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so I decided to make the leap and get a AEM CD-7. I set up the can bus setting correct i feel like but I can get anything to come out to the dash. I have a decent understanding of CAN since I programmed and Arduino display that I made myself. I was wondering if anyone would mind taking a look at this and maybe telling me what I am doing wrong.
here are the files.
it wouldnt let me post just the dash setup so I had to zip it up.
You have the ECU set to broadcast on ID 30, but the dash is set to receive ID 1000.
Forgot to mention something else too - although this shouldnt stop it from working... In the ECU Stream frame setup you have an "ID" set in byte 0, set this to none. This is only used for compound messages where you use the first byte as a index/row-counter/ID, whatever you like to call it. Since you are only sending one frame it would be more correct to turn this off.
I will give this a shot
So I gave this a try and got a few things the info is completely incorrect. BTW I am going to sending more then one frame eventually I was just trying to get a feel for the setup. I attached a picture of what i am getting along with another set of files.
I don't have Link software installed to double-check the ECU's CAN configuration, but if you're still using Byte Order = 'MS First' as shown in your screenshot above you'll need to change the dash setup to match it. Your current dash setup shows as Byte Order ='BE / Motorola' , change this to 'LE / Intel' and you should have better results.
Hope that helps,
In your latest ECU config you have set the channel 1 mode to "transmit generic dash", so it will be transmitting different data than you expect. It should be set to transmit user stream 1.
Also, you have shifted your byte positions in the dash config so they no longer match.
I will attach your files with these things fixed.
Scott, MSB first is BE/Motorola?
Hi Adam Thanks for all your help. I am sure this will work but I don't understand shouldn't these start at the same bit? I noticed that they are all separated by 1 byte.
This is due to the bit numbering scheme used. Im not sure if there is a wrong or right way to do it but many manufacturers do it a little different. You will notice Link call it "start position" as it is more the position in the frame rather than a bit number. AEM use the actual bit number but that can be confusing too as some manufactures that use bit numbers always number from the same end, others change the bit numbering depending on byte order.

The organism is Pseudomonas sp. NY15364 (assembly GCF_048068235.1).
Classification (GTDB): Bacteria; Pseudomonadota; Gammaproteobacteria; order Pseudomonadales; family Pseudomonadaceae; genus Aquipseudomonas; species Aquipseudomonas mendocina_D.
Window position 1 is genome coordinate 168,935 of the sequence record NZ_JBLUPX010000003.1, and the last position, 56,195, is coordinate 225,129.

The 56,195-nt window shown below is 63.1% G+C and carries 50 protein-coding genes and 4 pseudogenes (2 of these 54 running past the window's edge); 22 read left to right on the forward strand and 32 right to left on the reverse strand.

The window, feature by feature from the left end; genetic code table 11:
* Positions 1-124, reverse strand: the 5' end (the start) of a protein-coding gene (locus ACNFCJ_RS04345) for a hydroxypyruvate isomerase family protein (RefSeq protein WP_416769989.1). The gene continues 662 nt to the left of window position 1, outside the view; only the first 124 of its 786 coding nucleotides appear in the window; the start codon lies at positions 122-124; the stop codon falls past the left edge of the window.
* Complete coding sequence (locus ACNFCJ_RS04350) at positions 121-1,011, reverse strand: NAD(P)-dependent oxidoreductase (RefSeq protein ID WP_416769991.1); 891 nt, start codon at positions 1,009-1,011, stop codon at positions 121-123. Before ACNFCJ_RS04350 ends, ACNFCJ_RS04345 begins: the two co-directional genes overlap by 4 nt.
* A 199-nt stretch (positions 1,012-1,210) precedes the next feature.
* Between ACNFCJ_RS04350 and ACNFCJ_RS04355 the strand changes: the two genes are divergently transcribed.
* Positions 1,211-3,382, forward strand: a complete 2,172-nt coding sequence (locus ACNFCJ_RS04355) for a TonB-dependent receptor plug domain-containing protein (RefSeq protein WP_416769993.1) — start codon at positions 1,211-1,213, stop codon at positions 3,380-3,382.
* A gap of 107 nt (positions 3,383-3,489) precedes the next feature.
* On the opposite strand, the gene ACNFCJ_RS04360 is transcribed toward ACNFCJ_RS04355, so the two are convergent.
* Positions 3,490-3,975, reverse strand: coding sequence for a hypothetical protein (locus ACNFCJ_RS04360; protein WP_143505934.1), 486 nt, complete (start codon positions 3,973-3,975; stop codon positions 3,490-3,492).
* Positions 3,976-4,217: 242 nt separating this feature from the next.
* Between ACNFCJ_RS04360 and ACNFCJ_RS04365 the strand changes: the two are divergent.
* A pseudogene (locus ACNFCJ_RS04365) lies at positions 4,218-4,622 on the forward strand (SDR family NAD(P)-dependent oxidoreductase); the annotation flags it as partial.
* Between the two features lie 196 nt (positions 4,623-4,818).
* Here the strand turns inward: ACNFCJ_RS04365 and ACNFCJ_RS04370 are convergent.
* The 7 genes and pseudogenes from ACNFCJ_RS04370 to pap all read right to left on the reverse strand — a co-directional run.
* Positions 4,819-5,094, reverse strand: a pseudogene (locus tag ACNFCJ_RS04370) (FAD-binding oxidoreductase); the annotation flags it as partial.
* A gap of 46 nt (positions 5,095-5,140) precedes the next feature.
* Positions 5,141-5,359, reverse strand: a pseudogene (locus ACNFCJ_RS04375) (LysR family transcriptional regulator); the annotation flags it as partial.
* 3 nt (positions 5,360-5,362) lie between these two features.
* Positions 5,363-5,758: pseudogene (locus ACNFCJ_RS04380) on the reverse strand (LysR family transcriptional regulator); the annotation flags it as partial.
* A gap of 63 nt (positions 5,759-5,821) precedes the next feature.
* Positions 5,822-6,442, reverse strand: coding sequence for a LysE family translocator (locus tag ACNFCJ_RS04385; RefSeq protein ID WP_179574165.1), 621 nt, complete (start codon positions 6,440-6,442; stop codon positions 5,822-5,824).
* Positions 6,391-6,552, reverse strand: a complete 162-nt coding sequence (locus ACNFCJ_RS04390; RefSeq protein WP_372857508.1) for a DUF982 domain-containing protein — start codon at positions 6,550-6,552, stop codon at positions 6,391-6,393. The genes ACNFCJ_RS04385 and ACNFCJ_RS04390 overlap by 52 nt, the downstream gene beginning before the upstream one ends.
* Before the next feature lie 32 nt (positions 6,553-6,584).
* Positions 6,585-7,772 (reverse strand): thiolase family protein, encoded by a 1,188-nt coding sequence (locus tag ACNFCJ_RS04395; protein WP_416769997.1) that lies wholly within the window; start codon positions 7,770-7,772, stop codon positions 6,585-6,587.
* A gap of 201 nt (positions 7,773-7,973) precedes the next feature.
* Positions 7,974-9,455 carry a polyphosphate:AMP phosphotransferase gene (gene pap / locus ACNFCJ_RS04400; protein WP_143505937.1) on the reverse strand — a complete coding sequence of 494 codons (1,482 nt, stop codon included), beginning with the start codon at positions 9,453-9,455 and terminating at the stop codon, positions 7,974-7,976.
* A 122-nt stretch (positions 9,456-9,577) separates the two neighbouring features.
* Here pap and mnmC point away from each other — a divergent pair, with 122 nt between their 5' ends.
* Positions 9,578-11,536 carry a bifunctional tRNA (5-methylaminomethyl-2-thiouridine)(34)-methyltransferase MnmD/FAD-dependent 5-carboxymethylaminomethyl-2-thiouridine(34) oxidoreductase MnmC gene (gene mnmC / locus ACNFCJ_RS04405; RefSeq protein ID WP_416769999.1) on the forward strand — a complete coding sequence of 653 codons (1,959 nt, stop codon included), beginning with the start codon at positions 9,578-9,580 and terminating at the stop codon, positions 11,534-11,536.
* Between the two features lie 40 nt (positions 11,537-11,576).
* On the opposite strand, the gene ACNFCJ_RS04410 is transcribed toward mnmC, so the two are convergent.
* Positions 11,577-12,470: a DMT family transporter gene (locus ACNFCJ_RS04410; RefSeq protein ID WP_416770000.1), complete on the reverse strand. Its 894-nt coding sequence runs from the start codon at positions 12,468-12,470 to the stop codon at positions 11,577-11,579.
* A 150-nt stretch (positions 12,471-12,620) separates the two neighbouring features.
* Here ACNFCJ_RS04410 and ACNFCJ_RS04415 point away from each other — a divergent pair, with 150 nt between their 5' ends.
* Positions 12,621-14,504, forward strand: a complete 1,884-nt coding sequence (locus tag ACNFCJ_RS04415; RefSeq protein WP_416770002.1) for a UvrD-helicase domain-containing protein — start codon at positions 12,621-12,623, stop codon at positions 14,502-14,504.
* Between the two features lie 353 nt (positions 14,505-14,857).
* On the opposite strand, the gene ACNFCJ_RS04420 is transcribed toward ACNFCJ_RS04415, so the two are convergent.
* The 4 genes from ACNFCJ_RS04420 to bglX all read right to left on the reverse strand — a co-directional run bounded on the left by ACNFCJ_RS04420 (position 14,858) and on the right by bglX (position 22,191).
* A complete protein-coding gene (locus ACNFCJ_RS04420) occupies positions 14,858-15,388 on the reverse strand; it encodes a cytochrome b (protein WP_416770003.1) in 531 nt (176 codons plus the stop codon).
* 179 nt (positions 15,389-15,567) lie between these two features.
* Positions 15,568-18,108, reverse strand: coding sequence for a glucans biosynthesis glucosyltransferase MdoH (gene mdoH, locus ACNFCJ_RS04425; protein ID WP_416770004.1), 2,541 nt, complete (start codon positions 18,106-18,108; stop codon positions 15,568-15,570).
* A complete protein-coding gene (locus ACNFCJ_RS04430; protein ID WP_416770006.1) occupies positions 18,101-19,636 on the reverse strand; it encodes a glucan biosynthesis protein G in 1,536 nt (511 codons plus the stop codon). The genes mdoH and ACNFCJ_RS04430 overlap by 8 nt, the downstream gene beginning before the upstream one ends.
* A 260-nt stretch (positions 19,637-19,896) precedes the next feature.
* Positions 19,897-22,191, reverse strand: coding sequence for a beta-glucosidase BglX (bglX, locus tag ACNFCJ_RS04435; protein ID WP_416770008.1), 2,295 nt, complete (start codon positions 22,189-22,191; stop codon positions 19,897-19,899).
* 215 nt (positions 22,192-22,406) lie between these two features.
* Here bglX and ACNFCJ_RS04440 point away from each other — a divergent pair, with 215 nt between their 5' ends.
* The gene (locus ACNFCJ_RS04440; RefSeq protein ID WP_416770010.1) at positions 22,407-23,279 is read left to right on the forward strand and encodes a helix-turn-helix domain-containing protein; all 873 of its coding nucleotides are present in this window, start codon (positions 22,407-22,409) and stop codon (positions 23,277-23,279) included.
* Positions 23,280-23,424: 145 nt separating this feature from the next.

Sometimes it is not easy to work out how it is done but in this case it not too bad as both the Link and AEM software gives a nice visual representation of how the frame is laid out. If we look at the Lambda example in the pic below that I have highlighted in magenta, you can see it is sitting nicely accross Byte 1 & 2 in both the Link & AEM software, so assuming they are both set with the same endianess and are both using the same bytes you are good. Just change the start bit or start position until the both show the data nicely sititng in the byte you want to use.
CAN transmit & receive can be tricky; aside from being complex there are sometimes multiple terms that can be used to describe the same concept. 'MSB (Most Significant Bit) First' should match 'LE (Little Endian)/Intel' byte order. Hopefully this sort of thing will work itself out into commonly used terms eventually. One of my coworkers validated a CD7 dash with a Link G4+, their app notes are here: https://www.aemelectronics.com/files/dbc/Link_G4+.pdf and here is a sample CD7 file that should work: http://www.aemelectronics.com/files/dbc/Default-Black-LinkG4+.aemcd7 .
Hope that helps,
@ Scott, 'MSB (Most Significant Bit) First' should match 'LE (Little Endian)/Intel' byte order
MSB and endianess in CAN terminology its generally referring to Byte order, not bit order.
You will notice in the Link screenshot above to make that clear the label for that setting is "Byte order", so "MS first" is in relation to the bytes. Most Significant Byte first is the same as Big Endian or Motorola. Even your AEMnet documentation words it this way.
I believe Micheal is wanting to do custom CAN at both ends hence not using the preconfigured templates.
Sorry if I'm confused or accidentally spreading misinformation. CAN is especially tricky because the 3rd party tools for viewing and validating signals are expensive and have steep learning curves.
Even without fancy CAN sniffer tools, it should be possible to rule some things out if you're able to check one variable at a time, sending known data from the transmit (ECU) side of things. For instance, keep Lambda and IAT at the same value while changing Throttle Position. If you have the Start Bit setting and Width correct, only the channel Throttle Position should change on the dash. If multiple channels on the dash change, that's an indicator the Start Bit and/or Width are mismatched between the ECU and dash. If only Throttle Position updates but the values are wrong, that's a good indicator you have the bit or byte order wrong, or data type, or offset/multiplier settings wrong. That sort of approach should get things figured out eventually.